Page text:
Daily Kos announced last week that we’ll be laying off about 20% of our staff, joining pretty much everyone in the media world in facing these sorts of difficult decisions. The cuts will affect most areas of the company. In our 20 years as a small independent media outlet, we've only laid off two positions before, and it breaks my heart to do so. This was an unfathomably difficult decision, and it wasn’t made lightly. But after a year of exploring alternatives and cutting costs wherever else possible, it is now the only way forward. Let me explain why.
Daily Kos is blessed in that, unlike most media outlets, we have multiple sources of revenue. It’s why we were able to resist the media industry’s downsizing trend as long as we did. Here’s our three main revenue sources:
Self-evident. That’s what funds most media.
This is the one that many of you may not know about. Our email list is one of the most active in progressive politics, and Democratic campaigns and allied issue advocacy groups want to reach those activists. So we help campaigns and organizations build their email lists with opt-in petitions. We've never, ever sold or rented emails without permission.
Each one of these buckets has contributed roughly about a third of total revenue, with community contributions a little higher than the other two.
Two things happened over the last year that completely upended our business.
1. Donald Trump was no longer president
What can we say? Trump was good for the media business. It’s why the traditional media gave him 24-7 coverage. It also motivated our supporters to record heights in readership, engagement, donating, and taking action. We did our job and got rid of that menace (at least temporarily), but now the entire media ecosystem has been suffering a resulting hangover. Look at news reports of layoffs and the quarterly financial reports of publicly traded media companies, and you’ll see a pretty consistent trend—a drop of about one-third in visitors/readers/viewers. Even social media outlets have suffered, all except for TikTok—and even they've just announced a hiring freeze.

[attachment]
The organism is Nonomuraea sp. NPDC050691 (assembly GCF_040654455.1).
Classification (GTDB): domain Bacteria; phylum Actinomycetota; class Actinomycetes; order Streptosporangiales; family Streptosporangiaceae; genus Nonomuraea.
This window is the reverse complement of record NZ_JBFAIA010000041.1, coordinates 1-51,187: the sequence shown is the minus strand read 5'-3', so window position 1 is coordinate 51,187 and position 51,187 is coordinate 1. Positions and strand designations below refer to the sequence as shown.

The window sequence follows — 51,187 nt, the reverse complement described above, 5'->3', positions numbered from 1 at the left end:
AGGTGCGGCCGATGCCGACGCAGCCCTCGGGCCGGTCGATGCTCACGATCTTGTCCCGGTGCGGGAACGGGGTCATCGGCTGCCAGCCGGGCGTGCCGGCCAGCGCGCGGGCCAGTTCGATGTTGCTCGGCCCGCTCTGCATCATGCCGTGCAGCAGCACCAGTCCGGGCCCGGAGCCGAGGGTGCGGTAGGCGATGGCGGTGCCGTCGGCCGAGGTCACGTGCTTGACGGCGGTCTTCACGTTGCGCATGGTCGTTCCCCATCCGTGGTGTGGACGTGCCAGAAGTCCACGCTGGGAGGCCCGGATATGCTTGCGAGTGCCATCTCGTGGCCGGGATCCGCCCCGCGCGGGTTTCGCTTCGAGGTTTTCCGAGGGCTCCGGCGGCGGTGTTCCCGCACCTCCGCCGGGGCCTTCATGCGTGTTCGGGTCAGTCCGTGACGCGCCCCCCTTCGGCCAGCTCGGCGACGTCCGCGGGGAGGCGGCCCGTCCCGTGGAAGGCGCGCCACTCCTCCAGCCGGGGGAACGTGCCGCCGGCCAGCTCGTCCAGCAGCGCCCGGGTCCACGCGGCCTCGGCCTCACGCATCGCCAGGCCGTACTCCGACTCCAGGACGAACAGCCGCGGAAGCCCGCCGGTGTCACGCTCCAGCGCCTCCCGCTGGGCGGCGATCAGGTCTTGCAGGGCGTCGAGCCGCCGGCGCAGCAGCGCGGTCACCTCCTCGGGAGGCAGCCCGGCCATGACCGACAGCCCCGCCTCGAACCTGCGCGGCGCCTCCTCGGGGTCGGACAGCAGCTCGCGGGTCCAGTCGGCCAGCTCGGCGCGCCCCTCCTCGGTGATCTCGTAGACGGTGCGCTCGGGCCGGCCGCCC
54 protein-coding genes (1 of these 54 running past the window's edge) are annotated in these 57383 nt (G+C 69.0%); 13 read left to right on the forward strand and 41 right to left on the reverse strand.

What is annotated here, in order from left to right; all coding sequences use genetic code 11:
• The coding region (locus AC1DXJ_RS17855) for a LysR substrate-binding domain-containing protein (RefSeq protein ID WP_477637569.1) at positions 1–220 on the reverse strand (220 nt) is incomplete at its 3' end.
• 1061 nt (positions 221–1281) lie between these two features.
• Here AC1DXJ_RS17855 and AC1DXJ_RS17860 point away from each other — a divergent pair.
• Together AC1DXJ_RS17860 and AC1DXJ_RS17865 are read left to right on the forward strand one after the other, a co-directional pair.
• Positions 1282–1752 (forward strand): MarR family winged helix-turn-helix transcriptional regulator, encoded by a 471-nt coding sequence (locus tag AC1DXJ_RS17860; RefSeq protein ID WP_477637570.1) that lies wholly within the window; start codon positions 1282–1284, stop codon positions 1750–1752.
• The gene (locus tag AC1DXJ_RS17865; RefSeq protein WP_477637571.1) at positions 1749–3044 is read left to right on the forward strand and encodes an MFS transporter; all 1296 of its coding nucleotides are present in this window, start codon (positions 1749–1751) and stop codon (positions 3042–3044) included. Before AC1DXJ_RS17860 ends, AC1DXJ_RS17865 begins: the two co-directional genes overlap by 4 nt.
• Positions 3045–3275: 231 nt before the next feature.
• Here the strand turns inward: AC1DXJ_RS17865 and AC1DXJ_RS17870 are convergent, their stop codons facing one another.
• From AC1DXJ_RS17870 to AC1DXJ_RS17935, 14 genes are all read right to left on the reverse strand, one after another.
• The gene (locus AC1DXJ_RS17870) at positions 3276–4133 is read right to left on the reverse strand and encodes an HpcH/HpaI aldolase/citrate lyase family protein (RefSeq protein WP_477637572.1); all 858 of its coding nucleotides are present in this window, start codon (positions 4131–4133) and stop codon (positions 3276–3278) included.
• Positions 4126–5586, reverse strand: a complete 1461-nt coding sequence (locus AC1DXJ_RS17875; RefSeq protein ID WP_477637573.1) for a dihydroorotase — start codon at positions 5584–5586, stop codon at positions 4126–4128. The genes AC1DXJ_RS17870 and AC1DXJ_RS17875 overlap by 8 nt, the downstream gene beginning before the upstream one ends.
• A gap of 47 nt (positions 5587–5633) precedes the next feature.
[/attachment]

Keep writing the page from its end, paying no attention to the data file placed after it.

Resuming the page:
Look at our own pageview stats:
Donald Trump generated a ton of pageviews, giving us around 50 million per month. 2020 was a presidential year, so we hovered around 60 million monthly pageviews that year, with big spikes in November (we won!) and January (the insurrection). After that? Our numbers, like everyone else’s, plummeted. We lost around half of our peak traffic, dropping to around 30 million monthly pageviews. That was understandable! Everyone was burned out and exhausted. With President Joe Biden in charge and Democratic majorities in Congress, people didn’t have to remain in a perpetual 24/7 state of vigilance. That wasn’t a bad thing for us as individuals. That pace was unsustainable. And it was, needless to say, great for our country.
But that’s the irony of the situation that we find ourselves in. Fox News does better as a business when Democrats are in charge, and we do better when Republicans are. We’d rather they not be in charge, and we’ll fight our asses off to make sure they are defeated everywhere they pop up. But that reality has consequences for our business.
Fewer pageviews and lower engagement (comments, diary writing, recommending) means less advertising. We actually had more potential advertisers last year than we had pageviews to display those ads. And as you’re all aware, our pages are already overloaded with ads. We can’t add more. It would make the site unreadable, further harming our audience.
That said, we expected this dropoff and planned for it, anticipating about a $700,000 deficit. We could have managed that shortfall with a combination of cash reserves, non-employee cost cuts, and normal employee attrition (for example, we didn’t replace two executive departures). We were vigilant, but not overly worried. And with a presidential cycle ahead (which features that guy, the former one), we might have even been able to ride out this downturn.
But then we got hit with something we didn’t expect, and it upended our business.
2. Our list-building business was disrupted
Remember, our list-building business accounted for about a third of our revenue, and it helped pay for much of the cool content we all enjoy on the site. All was great until new competitors entered the space using tactics we refused to utilize—namely, outright renting or selling email addresses with no opt-in or consent whatsoever from the people they were contacting.